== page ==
Victoria’s Secret is struggling because women want to be comfortable

In early 2016, Victoria's Secret doubled down on sexy underwear. It pulled its swimsuit and apparel collections off the shelves, slashed promotional deals and stopped printing the Victoria's Secret catalog.

When you think about Victoria’s Secret, you think push-ups, Miracle Bras and sexy lingerie.

The problem for Victoria’s Secret is that women don’t want those anymore.

In early 2016, Victoria’s Secret doubled down on sexy underwear. It pulled its swimsuit and apparel collections off the shelves, slashed promotional deals and stopped printing the Victoria’s Secret catalog.

“The company walked away from $400 million at the same time they changed their promotional appeal,” said Instinet analyst Simeon Siegel.

While Victoria’s Secret was in the middle of its reboot, a consumer shift took hold that opened the door for competitors: “Bralettes.”

Designed for comfort, bralettes are unconstructed bras without padding or underwire. They’re around half the price of Victoria’s Secret underwire bras, which run about $35.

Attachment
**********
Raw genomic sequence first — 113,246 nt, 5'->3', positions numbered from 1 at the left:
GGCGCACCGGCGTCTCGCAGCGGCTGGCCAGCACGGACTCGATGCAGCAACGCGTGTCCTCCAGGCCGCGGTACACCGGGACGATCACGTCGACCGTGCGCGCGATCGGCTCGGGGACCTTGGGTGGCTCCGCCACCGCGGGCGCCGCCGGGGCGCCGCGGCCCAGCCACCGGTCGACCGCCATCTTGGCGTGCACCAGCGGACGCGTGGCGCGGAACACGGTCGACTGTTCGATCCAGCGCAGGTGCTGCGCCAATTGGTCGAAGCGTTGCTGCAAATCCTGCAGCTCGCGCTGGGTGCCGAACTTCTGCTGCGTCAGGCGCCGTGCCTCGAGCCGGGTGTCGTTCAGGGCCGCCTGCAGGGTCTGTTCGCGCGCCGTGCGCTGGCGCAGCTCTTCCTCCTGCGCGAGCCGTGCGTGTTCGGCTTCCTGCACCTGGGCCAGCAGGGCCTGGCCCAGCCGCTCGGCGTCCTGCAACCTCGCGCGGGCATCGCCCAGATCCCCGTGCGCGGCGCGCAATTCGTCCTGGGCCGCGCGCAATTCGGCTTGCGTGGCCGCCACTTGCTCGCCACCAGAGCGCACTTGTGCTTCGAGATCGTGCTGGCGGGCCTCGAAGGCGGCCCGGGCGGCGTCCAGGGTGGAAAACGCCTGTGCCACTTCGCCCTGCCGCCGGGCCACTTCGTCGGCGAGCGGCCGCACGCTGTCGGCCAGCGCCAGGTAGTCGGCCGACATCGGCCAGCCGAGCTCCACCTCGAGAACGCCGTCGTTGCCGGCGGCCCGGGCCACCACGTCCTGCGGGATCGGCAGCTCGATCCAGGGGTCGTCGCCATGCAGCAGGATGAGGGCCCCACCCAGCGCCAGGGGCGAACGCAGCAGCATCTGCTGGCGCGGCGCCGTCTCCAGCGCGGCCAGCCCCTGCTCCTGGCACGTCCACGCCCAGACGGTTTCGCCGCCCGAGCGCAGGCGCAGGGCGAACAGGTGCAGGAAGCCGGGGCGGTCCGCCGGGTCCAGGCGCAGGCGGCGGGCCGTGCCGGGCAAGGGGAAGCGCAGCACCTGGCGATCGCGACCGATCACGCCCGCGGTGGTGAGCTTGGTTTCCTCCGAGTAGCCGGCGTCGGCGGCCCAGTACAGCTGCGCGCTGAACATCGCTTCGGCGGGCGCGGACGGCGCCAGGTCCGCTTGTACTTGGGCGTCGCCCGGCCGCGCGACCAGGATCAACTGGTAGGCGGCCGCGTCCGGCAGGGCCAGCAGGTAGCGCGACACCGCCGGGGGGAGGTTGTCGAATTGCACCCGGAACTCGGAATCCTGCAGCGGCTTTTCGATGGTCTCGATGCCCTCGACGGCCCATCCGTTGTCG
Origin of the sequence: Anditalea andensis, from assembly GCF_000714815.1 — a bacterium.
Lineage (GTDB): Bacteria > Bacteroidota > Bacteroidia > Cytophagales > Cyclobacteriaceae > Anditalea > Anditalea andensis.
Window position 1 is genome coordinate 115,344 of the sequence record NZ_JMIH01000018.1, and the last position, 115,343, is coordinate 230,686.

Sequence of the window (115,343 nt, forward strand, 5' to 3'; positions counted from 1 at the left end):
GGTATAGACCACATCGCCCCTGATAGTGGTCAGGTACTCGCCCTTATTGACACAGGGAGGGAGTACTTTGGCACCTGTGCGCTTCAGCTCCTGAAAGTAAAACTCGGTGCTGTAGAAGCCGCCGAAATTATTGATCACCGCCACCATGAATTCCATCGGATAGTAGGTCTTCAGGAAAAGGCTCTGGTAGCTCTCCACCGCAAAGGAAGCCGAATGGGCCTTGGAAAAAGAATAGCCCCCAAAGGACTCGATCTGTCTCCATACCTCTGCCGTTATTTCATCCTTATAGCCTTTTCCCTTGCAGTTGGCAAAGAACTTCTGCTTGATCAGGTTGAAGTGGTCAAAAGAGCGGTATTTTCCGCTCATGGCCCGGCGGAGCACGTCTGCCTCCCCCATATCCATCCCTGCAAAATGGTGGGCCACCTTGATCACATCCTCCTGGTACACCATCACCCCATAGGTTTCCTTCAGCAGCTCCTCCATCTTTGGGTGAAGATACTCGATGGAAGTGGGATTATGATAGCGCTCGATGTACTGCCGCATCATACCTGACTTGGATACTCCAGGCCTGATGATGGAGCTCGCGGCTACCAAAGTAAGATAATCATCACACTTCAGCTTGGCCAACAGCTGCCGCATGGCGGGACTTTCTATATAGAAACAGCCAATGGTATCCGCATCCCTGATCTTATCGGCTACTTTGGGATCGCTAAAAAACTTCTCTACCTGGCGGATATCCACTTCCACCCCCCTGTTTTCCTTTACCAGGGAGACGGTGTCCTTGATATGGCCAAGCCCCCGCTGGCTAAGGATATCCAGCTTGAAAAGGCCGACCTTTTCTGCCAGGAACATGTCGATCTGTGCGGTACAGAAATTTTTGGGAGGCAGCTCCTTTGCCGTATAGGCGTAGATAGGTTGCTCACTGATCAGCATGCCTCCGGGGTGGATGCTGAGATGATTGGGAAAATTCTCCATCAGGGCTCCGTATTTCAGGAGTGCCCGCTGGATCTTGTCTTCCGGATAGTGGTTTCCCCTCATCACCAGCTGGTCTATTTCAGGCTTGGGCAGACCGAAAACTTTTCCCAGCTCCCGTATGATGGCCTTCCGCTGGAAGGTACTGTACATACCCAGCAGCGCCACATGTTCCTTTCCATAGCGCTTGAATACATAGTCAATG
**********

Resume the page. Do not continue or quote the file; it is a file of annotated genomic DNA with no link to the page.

Victoria’s Secret tried to step up its bralette appeal, promoting “no padding is sexy” ads.

But the consumer shift chipped away at the store’s stronghold on bras and paved the way for more options online and lower-cost retailers.

American Eagle’s Aerie collection gained a foothold and startups and smaller companies entered the market.

“Anyone who could make a T-shirt could make a bralette,” said Siegel.

At the same time, online shopping hurt Victoria’s Secret, a staple of malls across the country.

Victoria’s Secret sales have slipped 11% from last year, parent company L Brands reported on Thursday.

L Brands has stumbled 25% this year as Victoria’s Secret hits the reset button (L Brands also owns Bath & Body Works, a bright spot: Bath & Body sales have climbed 4% this year).

Despite headwinds from bralettes and a rapidly-changing retail industry, Victoria’s Secret says its best days are still ahead.

The store believes bralettes are a short-term trend and that structured bras are making a comeback. As consumer preferences switch back, Victoria’s Secret believes it’s well positioned to capitalize, said Siegel.

“It all depends on their ability to bring customers back by selling an experience that is not replicable online,” he said.

Analysts also say there is significant opportunity in international markets like China. The store’s annual fashion show is in Shanghai later this month for the first time.

Victoria’s Secret will be put to the test during the holiday shopping stretch and into next year, said Morgan Stanley analyst Kimberly Greenberger.

But analysts like Greenberger are optimistic about the store’s strength in the long run. Victoria’s Secret still holds the largest market share of intimate apparel in the country and can fend off new rivals as it continues to adapt to changing customer preferences.